One of the best things about working at the Cumberland County Public Library is that you’re never at a loss when it comes to finding a good book. With a staff of more than 140 people, our reading tastes are all over the map. Take a look at what we’re reading, and you might find something that will interest you.
Nonfiction is always popular, from cookbooks to quilting to history. Some specific titles include “Dress Codes” by Richard Thompson Ford; Douglas Brinkley’s “American Moonshot”; and “The Rise of the Black Quarterback” by Jason Reid.
Biographies and autobiographies make the list too, like “Finding Me: A Memoir” by Viola Davis. One library staff member says true-crime fascinates her “because of the psychology behind it, and I like to be scared — in a controlled way.”
Mystery in its many forms has a lot of fans. Cozies, historical mysteries, thrillers — we love them all. Popular authors are big names like Grisham and Baldacci, as well as classics like Hillerman and Christie. Brenda Jackson’s “Locked in Temptation” is a great example of romantic suspense. A library staff member explains what draws her to this genre: “Mysteries and thrillers allow you to explore the darker aspects of the human mind.”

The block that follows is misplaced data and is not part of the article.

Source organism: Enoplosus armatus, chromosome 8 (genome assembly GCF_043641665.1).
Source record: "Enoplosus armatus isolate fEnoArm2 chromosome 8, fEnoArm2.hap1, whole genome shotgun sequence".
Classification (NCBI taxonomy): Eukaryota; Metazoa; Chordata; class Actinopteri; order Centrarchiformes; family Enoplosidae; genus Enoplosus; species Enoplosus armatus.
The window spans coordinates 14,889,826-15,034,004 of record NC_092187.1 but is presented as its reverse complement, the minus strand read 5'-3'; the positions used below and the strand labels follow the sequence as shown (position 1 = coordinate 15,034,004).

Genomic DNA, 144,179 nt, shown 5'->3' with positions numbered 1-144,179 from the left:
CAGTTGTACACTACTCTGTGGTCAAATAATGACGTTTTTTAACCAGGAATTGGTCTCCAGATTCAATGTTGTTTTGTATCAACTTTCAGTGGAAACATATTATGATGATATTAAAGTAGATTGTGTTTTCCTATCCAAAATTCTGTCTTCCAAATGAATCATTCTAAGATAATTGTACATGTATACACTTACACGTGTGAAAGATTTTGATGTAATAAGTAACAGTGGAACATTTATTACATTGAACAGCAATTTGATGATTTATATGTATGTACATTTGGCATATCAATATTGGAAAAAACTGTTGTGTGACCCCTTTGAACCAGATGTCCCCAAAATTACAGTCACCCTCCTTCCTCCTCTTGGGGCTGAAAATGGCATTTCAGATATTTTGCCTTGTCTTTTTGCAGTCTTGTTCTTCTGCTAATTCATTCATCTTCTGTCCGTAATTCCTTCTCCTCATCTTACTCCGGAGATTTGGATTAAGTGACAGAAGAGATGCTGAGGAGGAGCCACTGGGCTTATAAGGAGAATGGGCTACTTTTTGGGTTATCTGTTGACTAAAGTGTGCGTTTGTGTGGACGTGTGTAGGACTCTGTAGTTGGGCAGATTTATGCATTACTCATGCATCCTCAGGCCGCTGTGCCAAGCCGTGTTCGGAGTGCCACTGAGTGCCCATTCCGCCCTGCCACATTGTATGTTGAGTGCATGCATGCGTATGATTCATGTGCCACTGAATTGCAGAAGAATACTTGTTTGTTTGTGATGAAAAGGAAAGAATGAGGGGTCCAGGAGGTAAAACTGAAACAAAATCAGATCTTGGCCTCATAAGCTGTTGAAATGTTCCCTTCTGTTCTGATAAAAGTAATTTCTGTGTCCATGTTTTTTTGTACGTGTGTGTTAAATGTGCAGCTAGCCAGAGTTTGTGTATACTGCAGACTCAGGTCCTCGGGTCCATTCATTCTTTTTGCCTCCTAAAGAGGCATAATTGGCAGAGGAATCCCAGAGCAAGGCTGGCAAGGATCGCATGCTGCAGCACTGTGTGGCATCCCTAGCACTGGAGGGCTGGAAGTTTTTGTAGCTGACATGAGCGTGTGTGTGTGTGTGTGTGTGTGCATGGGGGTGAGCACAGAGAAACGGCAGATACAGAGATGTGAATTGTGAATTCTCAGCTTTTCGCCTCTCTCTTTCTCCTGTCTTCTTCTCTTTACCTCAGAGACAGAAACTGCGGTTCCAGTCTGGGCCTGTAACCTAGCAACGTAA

Science fiction and fantasy populate the list for many of us. One staffer is reading Genevieve Cogman’s “The Invisible Library,” which she describes as “a fantasy/sci-fi novel with steampunk-style technology mingled with magic.” Another recommends the “Wayward Children” series by Seanan McGuire for readers who “were always looking for Narnia growing up.” Other flavors of sci-fi and fantasy enjoyed by our staff include romantic fantasy (romantasy) from authors like Sarah J. Maas and Jennifer L. Armentrout; young adult fantasy; and humorous fantasy from Terry Pratchett.
Romance is just as popular with your library staff as it is with the general reading public. A staffer just found the light-hearted, humorous books of Jennifer Cruisie. Another staffer likes paranormal romance, while several of us enjoy historical romances from authors like Lyndsay Sands, Julia Quinn and Stacey Reid. Getting to that “happily ever after” can be a rewarding reading journey, regardless of the setting.
Another staff member mentioned his taste for graphic novels. Another colleague says that horror is her go-to, especially “creature features where the main character has to escape from a monster.” A couple of us voiced a preference for literary fiction and classic literature “because they so beautifully and creatively use words and language that they are more of an art form than just a book.”
Whatever your reading taste, if you’re looking for a good book, we can help. Stop in at any of our eight locations and talk with us or browse our catalog at www.cumberlandcountync.gov/library.
Here’s to your next great read.